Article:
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INSIGHT: How Europe’s organised crime networks use construction, hospitality and logistics sectors to launder dirty money

From their agility to their destructive nature, specific characteristics of criminal networks are essential for their functioning and serve as pointers to better understand the threats these criminal networks pose.

In a report today Europol considers the relevance of such threat indicators and
explains why these make some networks more threatening than others.

“Once we understand what determines the threat of criminal networks, we are better equipped to design measures to counter them,” the report, titled “Decoding the EU-s most threatening criminal networks” says.

A critical characteristic of the most threatening criminal networks is
their capability to misuse the infrastructure available through businesses
and companies to facilitate their criminal objectives, it reveals.

There is almost no actor in the serious and organised crime landscape who is not linked, in one way or another, to a sector of the legal economy, whether to
commit the criminal activity, to disguise the criminal activity, or to launder
their criminal profits. This is what makes the most threatening criminal
networks agile.

Criminally owned or infiltrated LBS

Some 86 % of the most threatening criminal networks make use of Legal Business Structures (LBS). A large part does this in a way that represents the highest threat level: setting up its own LBS, infiltrating existing LBS at a high level or colluding with
or coercing key high-level individuals within a LBS to gain access to or
control over the LBS.

The misuse of LBS can be an inherent part of the crime area in which
criminal networks are active. For instance, in the case of frauds against
the national financial interest of EU Member States, such as the misuse
of public funding, VAT fraud and Missing Trader Intra Community (MTIC)

For other crime areas, even though LBS are not an intrinsic part
of the modus operandi, they may be important facilitators of criminal
activities. For example, front or shell companies may be used to facilitate
the movement of illicit or stolen goods or to enable money laundering
activities. Companies are set up to provide official work for members of
the criminal networks. Shell companies are set up to conceal and facilitate
a wide range of criminal activities, from investment fraud and match-
fixing to recruitment of victims for THB, and beyond.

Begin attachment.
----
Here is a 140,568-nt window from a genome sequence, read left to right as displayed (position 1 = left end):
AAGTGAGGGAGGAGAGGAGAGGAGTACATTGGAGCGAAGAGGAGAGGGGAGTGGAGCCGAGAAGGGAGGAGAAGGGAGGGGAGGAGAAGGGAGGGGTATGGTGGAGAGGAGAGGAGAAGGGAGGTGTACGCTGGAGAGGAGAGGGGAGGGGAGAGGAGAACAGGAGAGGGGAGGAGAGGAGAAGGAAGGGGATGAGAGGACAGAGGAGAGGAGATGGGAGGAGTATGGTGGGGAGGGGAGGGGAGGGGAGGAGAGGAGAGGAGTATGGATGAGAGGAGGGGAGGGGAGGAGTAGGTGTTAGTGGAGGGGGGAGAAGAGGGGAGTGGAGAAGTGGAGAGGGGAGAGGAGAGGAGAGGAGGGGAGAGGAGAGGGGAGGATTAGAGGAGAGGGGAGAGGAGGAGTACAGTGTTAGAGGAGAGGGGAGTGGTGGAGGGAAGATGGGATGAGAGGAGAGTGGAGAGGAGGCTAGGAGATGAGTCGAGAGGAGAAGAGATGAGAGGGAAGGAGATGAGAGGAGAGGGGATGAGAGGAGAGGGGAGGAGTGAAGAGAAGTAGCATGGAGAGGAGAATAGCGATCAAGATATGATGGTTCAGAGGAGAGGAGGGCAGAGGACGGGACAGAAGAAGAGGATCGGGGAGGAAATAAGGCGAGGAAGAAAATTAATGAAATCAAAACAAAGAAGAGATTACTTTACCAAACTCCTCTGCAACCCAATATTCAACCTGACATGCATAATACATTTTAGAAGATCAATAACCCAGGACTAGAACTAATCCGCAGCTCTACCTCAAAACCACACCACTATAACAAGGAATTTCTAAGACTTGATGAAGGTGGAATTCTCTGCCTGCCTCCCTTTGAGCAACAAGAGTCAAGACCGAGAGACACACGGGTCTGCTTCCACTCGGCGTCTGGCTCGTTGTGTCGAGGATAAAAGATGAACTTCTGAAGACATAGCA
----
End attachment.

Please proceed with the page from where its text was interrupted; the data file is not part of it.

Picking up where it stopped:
Infiltration and misuse of LBS can be systematic and long-term, or

Criminal networks set up new companies or infiltrate existing
business structures to take advantage of the façade of legitimacy,
as existing companies with an established and healthy financial and
tax record often attract less attention from tax authorities and law
enforcement. Criminal networks abuse the names of bona fide existing
companies to facilitate their criminal activities while those abused are
unaware of it. They sometimes also set up companies with similar names
to existing companies.

LBS are registered in the name of the leaders, core members or
low-ranking members of criminal networks. Strawmen without
criminal records, often relatives or friends of network members, are
also used to register the LBS or the accounts linked to the real or bogus
legal business entity.

LBS used or abused by criminal networks for their criminal enterprise
are situated in almost 80 countries across different continents.

REPORT: Europol chief Catherine DeBolle (centre) speaks at the press conference to launch the report, ‘Decoding the EU’s Most Threatening Criminal Networks.’

Sectors at risk

The data show clearly that LBS are infiltrated or misused by criminal
networks across almost all sectors, including tourism, recycling, wellness
and sports, retail and cultural associations.

Three sectors are particularly affected by criminal infiltration or abuse:
construction, hospitality and logistics (i.e. transport and import/export
companies). The companies are used in all crime areas with the exception
of cyber-attacks.

In the construction sector, LBS are used to facilitate criminal activities
and money laundering in almost all crime areas: drug trafficking, extortion
and racketeering, frauds against the public interest of the EU or Member
States and online fraud, migrant smuggling, organised property crime,
waste trafficking and weapons trafficking. Construction companies can
be used to invest laundered criminal proceeds or can be set up as a cover
for renting warehouses to conduct illicit activities.

LBS in the hospitality sector, including nightclubs, are often exploited
for the purposes of drug trafficking, extortion and racketeering, frauds
against the public interest (including VAT, MTIC and excise fraud), migrant
smuggling, organised property crime and weapons trafficking. However,
the sector is not reported in connection with criminal networks active in
commodity counterfeiting goods, cyber-attacks, environmental crime and
online frauds.

Establishments operated by this sector are convenient as
meeting places for criminal partners, as selling points for drugs or as a
front for money laundering schemes.

LBS in the logistics sector (transport and import/export) are mainly
used in drug and waste trafficking, but also in almost all other crime areas
– counterfeiting of goods, extortion and racketeering, frauds against
the public interest of the EU or Member States (including VAT, MTIC
and excise fraud) and online frauds, migrant smuggling, organised
property crime (for example, stolen vehicles), waste and wildlife
trafficking, and weapons trafficking.

Besides the common facilitation of illicit goods overseas and the transport throughout the EU by haulage companies, this can also include the abuse of taxi companies to move money, for example.